Ernest Augustus

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Cumberland, Ernest Augustus, duke of (1771–1851). Ernest Augustus, the fifth son of George III, had an eventful life. At 15 he was sent to the University of Göttingen in Hanover and in 1790 was commissioned in the Hanoverian army. A brave cavalry commander, he was severely wounded in 1794, losing one eye. Later he transferred to the British army, finishing as field marshal. In 1799 he was created duke of Cumberland, took his seat in the Lords, and spoke frequently as a protestant Tory. In 1810 he survived a frenzied attack by his valet, though scandal insisted that Cumberland had been the aggressor. In the crisis of 1828–32, Cumberland became the spokesman for those opposed to the repeal of the Test and Corporation Acts, catholic emancipation, which he denounced as ‘outrageous’, and the Reform Bill. With the death of his elder brother the duke of York in 1827, he became heir presumptive to the Hanoverian throne, since his niece Princess Victoria could not inherit it. On becoming king of Hanover in 1837, he at once cancelled the liberal constitution granted in 1833 by his brother William IV, substituting a more limited one three years later. The Hanoverians, delighted to have a resident monarch once more, admired him greatly and he survived the year of revolution in 1848 without difficulty. Politically, his instincts were those of a cavalry officer—to ride straight at the enemy—and his statue in Hanover is very properly an equestrian one.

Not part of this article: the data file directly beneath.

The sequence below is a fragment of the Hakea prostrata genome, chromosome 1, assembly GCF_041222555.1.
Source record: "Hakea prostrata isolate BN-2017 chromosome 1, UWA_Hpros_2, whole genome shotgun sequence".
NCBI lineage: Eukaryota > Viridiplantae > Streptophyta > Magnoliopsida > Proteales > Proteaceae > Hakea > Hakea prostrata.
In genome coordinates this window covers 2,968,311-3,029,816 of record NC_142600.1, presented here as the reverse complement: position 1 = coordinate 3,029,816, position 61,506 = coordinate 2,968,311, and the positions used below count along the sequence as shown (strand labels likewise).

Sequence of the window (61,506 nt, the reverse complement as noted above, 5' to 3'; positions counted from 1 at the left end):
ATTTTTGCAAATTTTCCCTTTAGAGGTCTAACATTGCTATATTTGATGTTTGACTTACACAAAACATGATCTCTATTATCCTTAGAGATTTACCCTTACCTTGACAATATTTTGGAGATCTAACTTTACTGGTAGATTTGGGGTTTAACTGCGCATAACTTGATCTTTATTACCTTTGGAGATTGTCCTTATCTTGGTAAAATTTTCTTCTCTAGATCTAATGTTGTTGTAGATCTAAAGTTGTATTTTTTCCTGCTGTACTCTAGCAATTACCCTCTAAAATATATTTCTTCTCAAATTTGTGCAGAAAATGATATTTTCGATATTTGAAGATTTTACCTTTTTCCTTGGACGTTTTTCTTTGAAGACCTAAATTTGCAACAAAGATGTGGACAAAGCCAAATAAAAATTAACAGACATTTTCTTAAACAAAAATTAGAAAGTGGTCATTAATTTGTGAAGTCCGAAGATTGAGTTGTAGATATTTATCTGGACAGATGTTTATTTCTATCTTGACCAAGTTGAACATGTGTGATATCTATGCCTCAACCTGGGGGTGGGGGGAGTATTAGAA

J. A. Cannon

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Ernest Augustus, 1771–1851, king of Hanover (1837–51) and duke of Cumberland, fifth son of George III of England. At the accession of his niece Queen Victoria, the crowns of England and Hanover were separated, since succession in Hanover was only through the male line. Ernest Augustus had been associated with the reactionary Tories in England, and his reign in Hanover was ultraconservative. He rescinded the liberal constitution of 1833 and evoked the famous protest of seven Göttingen professors. The revolutionary outbreaks of 1848 forced him to allow revision of his constitution of 1840, but he returned to reactionary policies that were continued by his successor and son, George V.